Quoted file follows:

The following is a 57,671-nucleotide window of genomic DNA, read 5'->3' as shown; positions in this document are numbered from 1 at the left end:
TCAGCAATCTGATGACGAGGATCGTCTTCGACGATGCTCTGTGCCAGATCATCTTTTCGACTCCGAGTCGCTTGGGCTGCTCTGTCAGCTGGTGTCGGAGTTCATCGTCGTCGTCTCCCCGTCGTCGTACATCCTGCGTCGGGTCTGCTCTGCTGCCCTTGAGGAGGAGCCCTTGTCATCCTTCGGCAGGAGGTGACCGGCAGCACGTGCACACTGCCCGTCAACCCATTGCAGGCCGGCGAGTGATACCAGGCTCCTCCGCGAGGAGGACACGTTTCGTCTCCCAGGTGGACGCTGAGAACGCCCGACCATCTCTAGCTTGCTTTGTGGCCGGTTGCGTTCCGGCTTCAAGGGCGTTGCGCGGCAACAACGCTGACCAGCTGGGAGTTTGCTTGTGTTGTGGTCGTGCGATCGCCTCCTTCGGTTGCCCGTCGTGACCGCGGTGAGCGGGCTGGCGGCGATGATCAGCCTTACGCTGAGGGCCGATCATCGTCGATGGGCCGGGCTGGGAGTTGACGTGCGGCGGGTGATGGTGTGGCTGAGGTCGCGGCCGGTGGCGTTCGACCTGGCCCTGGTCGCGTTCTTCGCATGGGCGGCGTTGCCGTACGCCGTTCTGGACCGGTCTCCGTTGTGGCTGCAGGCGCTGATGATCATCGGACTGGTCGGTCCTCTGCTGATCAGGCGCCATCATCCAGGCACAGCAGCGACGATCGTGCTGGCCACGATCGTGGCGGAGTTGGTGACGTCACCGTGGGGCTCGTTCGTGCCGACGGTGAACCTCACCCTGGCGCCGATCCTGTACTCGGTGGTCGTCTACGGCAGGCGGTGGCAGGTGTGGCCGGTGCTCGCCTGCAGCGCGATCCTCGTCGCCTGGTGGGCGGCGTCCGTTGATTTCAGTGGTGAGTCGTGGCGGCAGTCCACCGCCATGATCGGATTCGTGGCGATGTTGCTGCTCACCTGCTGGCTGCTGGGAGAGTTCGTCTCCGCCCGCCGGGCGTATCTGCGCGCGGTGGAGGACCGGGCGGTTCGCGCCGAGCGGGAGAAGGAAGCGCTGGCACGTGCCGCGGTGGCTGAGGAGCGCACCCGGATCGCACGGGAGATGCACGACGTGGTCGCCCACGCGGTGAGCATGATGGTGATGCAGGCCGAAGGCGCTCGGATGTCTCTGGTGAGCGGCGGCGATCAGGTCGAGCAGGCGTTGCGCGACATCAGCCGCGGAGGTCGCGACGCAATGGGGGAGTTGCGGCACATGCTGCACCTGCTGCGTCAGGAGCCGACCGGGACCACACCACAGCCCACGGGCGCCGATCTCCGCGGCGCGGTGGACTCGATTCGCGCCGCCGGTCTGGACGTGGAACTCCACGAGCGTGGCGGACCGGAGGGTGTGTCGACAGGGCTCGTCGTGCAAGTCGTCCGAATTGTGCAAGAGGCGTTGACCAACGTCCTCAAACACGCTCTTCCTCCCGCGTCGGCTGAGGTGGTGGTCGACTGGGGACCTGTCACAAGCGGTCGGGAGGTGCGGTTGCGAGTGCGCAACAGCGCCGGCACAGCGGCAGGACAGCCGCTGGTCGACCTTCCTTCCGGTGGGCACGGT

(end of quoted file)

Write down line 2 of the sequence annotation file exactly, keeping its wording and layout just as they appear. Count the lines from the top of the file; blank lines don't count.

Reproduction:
TCAGCAATCTGATGACGAGGATCGTCTTCGACGATGCTCTGTGCCAGATCATCTTTTCGACTCCGAGTCGCTTGGGCTGCTCTGTCAGCTGGTGTCGGAGTTCATCGTCGTCGTCTCCCCGTCGTCGTACATCCTGCGTCGGGTCTGCTCTGCTGCCCTTGAGGAGGAGCCCTTGTCATCCTTCGGCAGGAGGTGACCGGCAGCACGTGCACACTGCCCGTCAACCCATTGCAGGCCGGCGAGTGATACCAGGCTCCTCCGCGAGGAGGACACGTTTCGTCTCCCAGGTGGACGCTGAGAACGCCCGACCATCTCTAGCTTGCTTTGTGGCCGGTTGCGTTCCGGCTTCAAGGGCGTTGCGCGGCAACAACGCTGACCAGCTGGGAGTTTGCTTGTGTTGTGGTCGTGCGATCGCCTCCTTCGGTTGCCCGTCGTGACCGCGGTGAGCGGGCTGGCGGCGATGATCAGCCTTACGCTGAGGGCCGATCATCGTCGATGGGCCGGGCTGGGAGTTGACGTGCGGCGGGTGATGGTGTGGCTGAGGTCGCGGCCGGTGGCGTTCGACCTGGCCCTGGTCGCGTTCTTCGCATGGGCGGCGTTGCCGTACGCCGTTCTGGACCGGTCTCCGTTGTGGCTGCAGGCGCTGATGATCATCGGACTGGTCGGTCCTCTGCTGATCAGGCGCCATCATCCAGGCACAGCAGCGACGATCGTGCTGGCCACGATCGTGGCGGAGTTGGTGACGTCACCGTGGGGCTCGTTCGTGCCGACGGTGAACCTCACCCTGGCGCCGATCCTGTACTCGGTGGTCGTCTACGGCAGGCGGTGGCAGGTGTGGCCGGTGCTCGCCTGCAGCGCGATCCTCGTCGCCTGGTGGGCGGCGTCCGTTGATTTCAGTGGTGAGTCGTGGCGGCAGTCCACCGCCATGATCGGATTCGTGGCGATGTTGCTGCTCACCTGCTGGCTGCTGGGAGAGTTCGTCTCCGCCCGCCGGGCGTATCTGCGCGCGGTGGAGGACCGGGCGGTTCGCGCCGAGCGGGAGAAGGAAGCGCTGGCACGTGCCGCGGTGGCTGAGGAGCGCACCCGGATCGCACGGGAGATGCACGACGTGGTCGCCCACGCGGTGAGCATGATGGTGATGCAGGCCGAAGGCGCTCGGATGTCTCTGGTGAGCGGCGGCGATCAGGTCGAGCAGGCGTTGCGCGACATCAGCCGCGGAGGTCGCGACGCAATGGGGGAGTTGCGGCACATGCTGCACCTGCTGCGTCAGGAGCCGACCGGGACCACACCACAGCCCACGGGCGCCGATCTCCGCGGCGCGGTGGACTCGATTCGCGCCGCCGGTCTGGACGTGGAACTCCACGAGCGTGGCGGACCGGAGGGTGTGTCGACAGGGCTCGTCGTGCAAGTCGTCCGAATTGTGCAAGAGGCGTTGACCAACGTCCTCAAACACGCTCTTCCTCCCGCGTCGGCTGAGGTGGTGGTCGACTGGGGACCTGTCACAAGCGGTCGGGAGGTGCGGTTGCGAGTGCGCAACAGCGCCGGCACAGCGGCAGGACAGCCGCTGGTCGACCTTCCTTCCGGTGGGCACGGT